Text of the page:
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Lessons from a 100-Year-Old Mentor

What might you learn from a 100-year-old Mentor? Dianne Derby shares some lessons.


Lessons from a 100-Year-Old Mentor

By Dianne Derby

Dianne Derby is a journalist. She raced from one event to the next, capturing stories and sound bites. Everything changed when she met centenarian Jim Downing at a luncheon for World War II veterans and he challenged her to live a life of fulfillment. At the time, Jim was the second-oldest living survivor of Pearl Harbor. They started meeting every week as Jim shared his faith in Jesus with Dianne.


When you spend every Tuesday morning with someone for five years, you learn a lot about each other. “It takes more than a howdy and a handshake to know someone,” Jim once said to me. “How well we know another person is relative to the number of shared experiences with them and the depth of those times together.”

Lessons Learned:

Depth. That feels like the magic word. Jim never once— never once!— wasted time on small talk. Talking about the weather makes me tune out in about five seconds, but someone’s thoughts, inspirations, what they crave most in life—this I could talk about for hours and hours. And we did. Every time I showed up to meet with Jim, I was changed before I left the room. That’s the power of the presence of someone who was walking with Christ, passing his faith on to someone who wanted to learn.

Jim had such a sense of approachability. I wanted to learn from him because I wanted his joy. I could feel it when I was with him. He was always so interested and invested in others. He would remember things I told him for weeks afterward. Jim showed me how that kind of intentionality made people feel.

Worry: When I lay awake at night, feeling worried about the world and the future it offers to my daughter, Claire, I can remember Jim saying, “Worries are self-manufactured, and most of what we worry about never happens. Our worries are in our imagination, not in the realm of reality.” Prayer was his go-to answer for worry.

Jim also told me he navigated worry by imagining the worst-case scenario. When Jim was the captain of a navy ship during the Korean War, he once had a mission to dock the ship in a place where a typhoon had broken most of the pier away. There were rocks on each side and no tugboat. He was sure he was going to run this ship into the rocks and aground, perhaps killing someone. If any of that happened, he’d get a court-martial and never receive a position of responsibility again. That was the worst-case scenario. But that’s when he realized that no matter what happened, he’d still be okay. He would not be without the love of God or his family or his relationships with friends. As Jim said, “When I consider this, I can live with the worst-case scenario.”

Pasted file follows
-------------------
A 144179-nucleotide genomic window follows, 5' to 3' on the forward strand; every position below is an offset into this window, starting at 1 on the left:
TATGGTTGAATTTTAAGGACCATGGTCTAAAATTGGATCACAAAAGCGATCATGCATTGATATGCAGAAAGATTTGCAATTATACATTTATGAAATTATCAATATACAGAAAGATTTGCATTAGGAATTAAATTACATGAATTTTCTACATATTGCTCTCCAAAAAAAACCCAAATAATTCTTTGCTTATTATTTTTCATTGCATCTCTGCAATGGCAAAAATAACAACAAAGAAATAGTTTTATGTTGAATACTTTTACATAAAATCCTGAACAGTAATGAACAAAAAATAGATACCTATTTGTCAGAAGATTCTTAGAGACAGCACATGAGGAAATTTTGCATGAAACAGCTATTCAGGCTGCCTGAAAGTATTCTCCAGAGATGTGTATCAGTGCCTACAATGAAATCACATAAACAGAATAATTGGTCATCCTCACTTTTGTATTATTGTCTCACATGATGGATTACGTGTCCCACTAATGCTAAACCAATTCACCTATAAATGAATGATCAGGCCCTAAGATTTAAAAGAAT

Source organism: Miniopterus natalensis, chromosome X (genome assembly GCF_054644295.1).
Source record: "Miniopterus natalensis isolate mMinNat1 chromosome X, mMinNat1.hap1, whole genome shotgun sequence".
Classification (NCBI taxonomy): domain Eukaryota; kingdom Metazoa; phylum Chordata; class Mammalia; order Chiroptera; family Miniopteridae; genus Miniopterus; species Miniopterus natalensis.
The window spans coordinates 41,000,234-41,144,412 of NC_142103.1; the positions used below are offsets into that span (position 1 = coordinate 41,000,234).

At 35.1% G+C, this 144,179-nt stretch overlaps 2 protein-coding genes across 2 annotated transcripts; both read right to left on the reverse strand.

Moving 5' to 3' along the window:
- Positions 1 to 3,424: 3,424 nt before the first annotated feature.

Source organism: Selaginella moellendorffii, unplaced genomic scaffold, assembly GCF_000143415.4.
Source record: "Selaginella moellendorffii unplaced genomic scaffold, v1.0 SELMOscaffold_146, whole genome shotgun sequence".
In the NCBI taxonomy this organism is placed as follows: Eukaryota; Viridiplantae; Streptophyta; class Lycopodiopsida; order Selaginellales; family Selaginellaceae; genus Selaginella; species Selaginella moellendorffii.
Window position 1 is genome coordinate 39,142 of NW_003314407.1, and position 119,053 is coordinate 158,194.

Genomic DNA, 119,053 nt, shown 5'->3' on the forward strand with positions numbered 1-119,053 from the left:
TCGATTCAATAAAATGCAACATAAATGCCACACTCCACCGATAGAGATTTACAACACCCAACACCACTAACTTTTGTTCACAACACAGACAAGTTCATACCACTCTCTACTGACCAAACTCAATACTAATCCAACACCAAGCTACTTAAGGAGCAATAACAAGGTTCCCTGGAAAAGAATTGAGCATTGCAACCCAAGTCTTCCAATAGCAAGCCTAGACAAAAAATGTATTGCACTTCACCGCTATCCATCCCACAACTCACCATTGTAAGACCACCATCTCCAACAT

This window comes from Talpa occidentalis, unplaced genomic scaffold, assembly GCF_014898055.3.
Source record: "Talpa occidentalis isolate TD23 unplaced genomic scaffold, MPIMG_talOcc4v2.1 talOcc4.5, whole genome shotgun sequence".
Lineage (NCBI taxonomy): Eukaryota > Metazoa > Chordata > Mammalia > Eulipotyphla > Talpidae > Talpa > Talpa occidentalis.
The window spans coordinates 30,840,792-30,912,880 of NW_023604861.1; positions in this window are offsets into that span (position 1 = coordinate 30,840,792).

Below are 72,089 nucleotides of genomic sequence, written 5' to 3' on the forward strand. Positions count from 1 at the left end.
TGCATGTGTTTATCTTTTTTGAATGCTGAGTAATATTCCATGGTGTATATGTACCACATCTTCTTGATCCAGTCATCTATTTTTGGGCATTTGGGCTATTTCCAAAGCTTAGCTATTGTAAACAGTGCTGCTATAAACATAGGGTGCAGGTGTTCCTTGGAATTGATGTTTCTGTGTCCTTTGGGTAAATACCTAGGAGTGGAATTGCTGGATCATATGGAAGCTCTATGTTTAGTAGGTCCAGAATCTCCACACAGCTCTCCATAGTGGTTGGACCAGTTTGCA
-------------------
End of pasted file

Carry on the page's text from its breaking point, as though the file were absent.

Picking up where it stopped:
Relationships: When Chip (my husband) and I cannot see eye to eye, I recall what Jim would say: “Love is the voluntary giving up of oneself for another. It is unconditional acceptance and desire of good for another person.” Chip demonstrates this far better than I do. He’s so accepting and selfless in our marriage. He makes me want to do everything so much better.

No Substitute: Jim never had a drink of alcohol, as far as I know. It was a simple decision for him. He didn’t need it. He was so alert, so present with everyone he met. He wanted to have the depth of friendship that comes without the influence of alcohol, the true transparency that can be clouded by intoxication. Jim was on to something. He taught me when you have Jesus, you don’t need any lesser things to help you cope. Jim believed God is the answer. He is the ultimate comfort, the ultimate peace. There is no substitute for the Holy Spirit.

I think of Jim every time I drive on the I-25 bridge over Cimarron Street, right near downtown Colorado Springs. This is the largest bridge in Colorado Springs, and it is named after Jim: Big green signs on both sides of the interstate announce the “Lieutenant James ‘Jim’ Downing Bridge.”

The bridge-dedication ceremony was in a park just east of the bridge on a cool fall morning in 2017. Jim was in his full navy uniform, ready to accept the dedication on behalf of all the heroes before and after him. After he thanked the people who organized the dedication and honored the veterans of the past, he left us all with one final, breathtaking quote:

“The greatest bridge is the bridge between heaven and earth.”

At more than one hundred years old, my mentor told me, “I’ve still got plenty of life left.” And right up to the very end, Jim was still teaching, still growing, still chasing down life. One of my biggest challenges every day is to live the example Jim has set for me— and I know Jim would clarify right now: “Dianne, you mean the example Jesus has set for us.”

An award-winning journalist, Dianne Derby is a longtime television anchor who currently is a co-anchor for the KOAA News5 weekday team in Colorado Springs, Colorado. She met Jim Downing at a luncheon for World War II veterans and learned from him every Tuesday for the next five years. Dianne is originally from Fort Lauderdale, Florida, with degrees from The Florida State University, University of Miami, and University of Florida. She and her husband live in Colorado Springs with their young daughter and three rescue dogs.

Taken from Two Hundred Tuesdays: What a Pearl Harbor Survivor Taught Me about Life, Love, and Faith by Dianne Derby. Copyright © 2022. Used by permission of NavPress. All rights reserved. Represented by Tyndale House Publishers, Inc.

Top - Jim Downing and Dianne at Jim's 100th birthday lunch celebration at The Navigators Headquarters (Photo Credit: Hensley family)

Middle - Cimarron Bridge Dedication ceremony 2017. The largest bridge in Colorado Springs is named after Jim (Photo Credit: Cindy Kuhn Photography)

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